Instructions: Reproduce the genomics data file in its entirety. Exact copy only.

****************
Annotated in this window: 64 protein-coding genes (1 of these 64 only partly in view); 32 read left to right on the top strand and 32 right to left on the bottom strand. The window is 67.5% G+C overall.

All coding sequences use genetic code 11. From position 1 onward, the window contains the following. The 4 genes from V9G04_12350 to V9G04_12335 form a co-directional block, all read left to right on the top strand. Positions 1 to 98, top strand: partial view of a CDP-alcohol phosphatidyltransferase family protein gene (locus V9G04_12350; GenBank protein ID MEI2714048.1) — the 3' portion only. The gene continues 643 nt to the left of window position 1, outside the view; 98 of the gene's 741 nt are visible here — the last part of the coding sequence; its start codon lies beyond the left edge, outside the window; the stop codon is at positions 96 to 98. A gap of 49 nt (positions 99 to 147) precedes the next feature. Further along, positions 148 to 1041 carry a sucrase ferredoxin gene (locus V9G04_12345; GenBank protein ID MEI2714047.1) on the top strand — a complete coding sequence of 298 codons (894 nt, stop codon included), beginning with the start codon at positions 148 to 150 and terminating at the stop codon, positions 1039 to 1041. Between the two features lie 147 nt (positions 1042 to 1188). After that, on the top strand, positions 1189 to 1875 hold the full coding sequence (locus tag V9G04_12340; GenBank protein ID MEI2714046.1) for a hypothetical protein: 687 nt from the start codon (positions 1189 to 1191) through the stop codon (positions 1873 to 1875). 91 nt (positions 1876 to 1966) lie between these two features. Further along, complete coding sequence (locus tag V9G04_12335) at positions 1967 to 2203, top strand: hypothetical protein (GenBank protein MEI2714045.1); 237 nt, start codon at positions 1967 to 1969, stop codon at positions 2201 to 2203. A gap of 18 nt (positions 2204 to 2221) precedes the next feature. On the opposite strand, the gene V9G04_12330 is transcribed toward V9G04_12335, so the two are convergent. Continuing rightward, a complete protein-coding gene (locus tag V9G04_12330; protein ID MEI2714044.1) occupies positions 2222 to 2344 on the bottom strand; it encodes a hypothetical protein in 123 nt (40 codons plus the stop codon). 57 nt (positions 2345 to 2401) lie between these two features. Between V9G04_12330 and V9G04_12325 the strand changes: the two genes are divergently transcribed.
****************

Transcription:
Annotated in this window: 64 protein-coding genes (1 of these 64 only partly in view); 32 read left to right on the top strand and 32 right to left on the bottom strand. The window is 67.5% G+C overall.

All coding sequences use genetic code 11. From position 1 onward, the window contains the following. The 4 genes from V9G04_12350 to V9G04_12335 form a co-directional block, all read left to right on the top strand. Positions 1 to 98, top strand: partial view of a CDP-alcohol phosphatidyltransferase family protein gene (locus V9G04_12350; GenBank protein ID MEI2714048.1) — the 3' portion only. The gene continues 643 nt to the left of window position 1, outside the view; 98 of the gene's 741 nt are visible here — the last part of the coding sequence; its start codon lies beyond the left edge, outside the window; the stop codon is at positions 96 to 98. A gap of 49 nt (positions 99 to 147) precedes the next feature. Further along, positions 148 to 1041 carry a sucrase ferredoxin gene (locus V9G04_12345; GenBank protein ID MEI2714047.1) on the top strand — a complete coding sequence of 298 codons (894 nt, stop codon included), beginning with the start codon at positions 148 to 150 and terminating at the stop codon, positions 1039 to 1041. Between the two features lie 147 nt (positions 1042 to 1188). After that, on the top strand, positions 1189 to 1875 hold the full coding sequence (locus tag V9G04_12340; GenBank protein ID MEI2714046.1) for a hypothetical protein: 687 nt from the start codon (positions 1189 to 1191) through the stop codon (positions 1873 to 1875). 91 nt (positions 1876 to 1966) lie between these two features. Further along, complete coding sequence (locus tag V9G04_12335) at positions 1967 to 2203, top strand: hypothetical protein (GenBank protein MEI2714045.1); 237 nt, start codon at positions 1967 to 1969, stop codon at positions 2201 to 2203. A gap of 18 nt (positions 2204 to 2221) precedes the next feature. On the opposite strand, the gene V9G04_12330 is transcribed toward V9G04_12335, so the two are convergent. Continuing rightward, a complete protein-coding gene (locus tag V9G04_12330; protein ID MEI2714044.1) occupies positions 2222 to 2344 on the bottom strand; it encodes a hypothetical protein in 123 nt (40 codons plus the stop codon). 57 nt (positions 2345 to 2401) lie between these two features. Between V9G04_12330 and V9G04_12325 the strand changes: the two genes are divergently transcribed.